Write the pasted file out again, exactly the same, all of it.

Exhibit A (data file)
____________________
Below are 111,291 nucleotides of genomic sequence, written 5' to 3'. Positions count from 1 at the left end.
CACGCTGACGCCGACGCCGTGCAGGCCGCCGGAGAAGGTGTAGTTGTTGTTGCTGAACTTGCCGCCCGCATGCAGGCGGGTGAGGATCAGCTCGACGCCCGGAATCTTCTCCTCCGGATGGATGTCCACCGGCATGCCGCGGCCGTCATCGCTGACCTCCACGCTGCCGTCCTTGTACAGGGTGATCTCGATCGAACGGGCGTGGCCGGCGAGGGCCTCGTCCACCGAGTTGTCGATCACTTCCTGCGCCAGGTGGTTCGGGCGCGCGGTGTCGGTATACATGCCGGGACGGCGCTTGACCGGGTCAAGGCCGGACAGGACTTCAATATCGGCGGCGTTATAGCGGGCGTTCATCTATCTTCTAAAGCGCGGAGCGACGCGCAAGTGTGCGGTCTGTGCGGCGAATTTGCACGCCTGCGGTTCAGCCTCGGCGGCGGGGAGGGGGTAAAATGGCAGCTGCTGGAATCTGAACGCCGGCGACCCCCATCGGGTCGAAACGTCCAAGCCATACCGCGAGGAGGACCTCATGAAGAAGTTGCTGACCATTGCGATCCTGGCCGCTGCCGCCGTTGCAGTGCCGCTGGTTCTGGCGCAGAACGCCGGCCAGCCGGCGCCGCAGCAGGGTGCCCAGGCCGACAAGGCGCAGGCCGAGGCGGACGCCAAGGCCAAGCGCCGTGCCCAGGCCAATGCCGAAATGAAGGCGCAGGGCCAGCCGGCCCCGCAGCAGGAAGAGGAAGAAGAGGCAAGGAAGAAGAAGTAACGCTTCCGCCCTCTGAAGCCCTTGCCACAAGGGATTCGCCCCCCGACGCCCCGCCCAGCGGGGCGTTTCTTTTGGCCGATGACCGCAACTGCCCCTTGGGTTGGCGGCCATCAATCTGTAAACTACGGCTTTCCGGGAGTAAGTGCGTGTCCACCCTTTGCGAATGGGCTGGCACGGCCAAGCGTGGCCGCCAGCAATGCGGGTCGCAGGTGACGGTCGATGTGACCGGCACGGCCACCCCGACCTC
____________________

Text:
Below are 111,291 nucleotides of genomic sequence, written 5' to 3'. Positions count from 1 at the left end.
CACGCTGACGCCGACGCCGTGCAGGCCGCCGGAGAAGGTGTAGTTGTTGTTGCTGAACTTGCCGCCCGCATGCAGGCGGGTGAGGATCAGCTCGACGCCCGGAATCTTCTCCTCCGGATGGATGTCCACCGGCATGCCGCGGCCGTCATCGCTGACCTCCACGCTGCCGTCCTTGTACAGGGTGATCTCGATCGAACGGGCGTGGCCGGCGAGGGCCTCGTCCACCGAGTTGTCGATCACTTCCTGCGCCAGGTGGTTCGGGCGCGCGGTGTCGGTATACATGCCGGGACGGCGCTTGACCGGGTCAAGGCCGGACAGGACTTCAATATCGGCGGCGTTATAGCGGGCGTTCATCTATCTTCTAAAGCGCGGAGCGACGCGCAAGTGTGCGGTCTGTGCGGCGAATTTGCACGCCTGCGGTTCAGCCTCGGCGGCGGGGAGGGGGTAAAATGGCAGCTGCTGGAATCTGAACGCCGGCGACCCCCATCGGGTCGAAACGTCCAAGCCATACCGCGAGGAGGACCTCATGAAGAAGTTGCTGACCATTGCGATCCTGGCCGCTGCCGCCGTTGCAGTGCCGCTGGTTCTGGCGCAGAACGCCGGCCAGCCGGCGCCGCAGCAGGGTGCCCAGGCCGACAAGGCGCAGGCCGAGGCGGACGCCAAGGCCAAGCGCCGTGCCCAGGCCAATGCCGAAATGAAGGCGCAGGGCCAGCCGGCCCCGCAGCAGGAAGAGGAAGAAGAGGCAAGGAAGAAGAAGTAACGCTTCCGCCCTCTGAAGCCCTTGCCACAAGGGATTCGCCCCCCGACGCCCCGCCCAGCGGGGCGTTTCTTTTGGCCGATGACCGCAACTGCCCCTTGGGTTGGCGGCCATCAATCTGTAAACTACGGCTTTCCGGGAGTAAGTGCGTGTCCACCCTTTGCGAATGGGCTGGCACGGCCAAGCGTGGCCGCCAGCAATGCGGGTCGCAGGTGACGGTCGATGTGACCGGCACGGCCACCCCGACCTC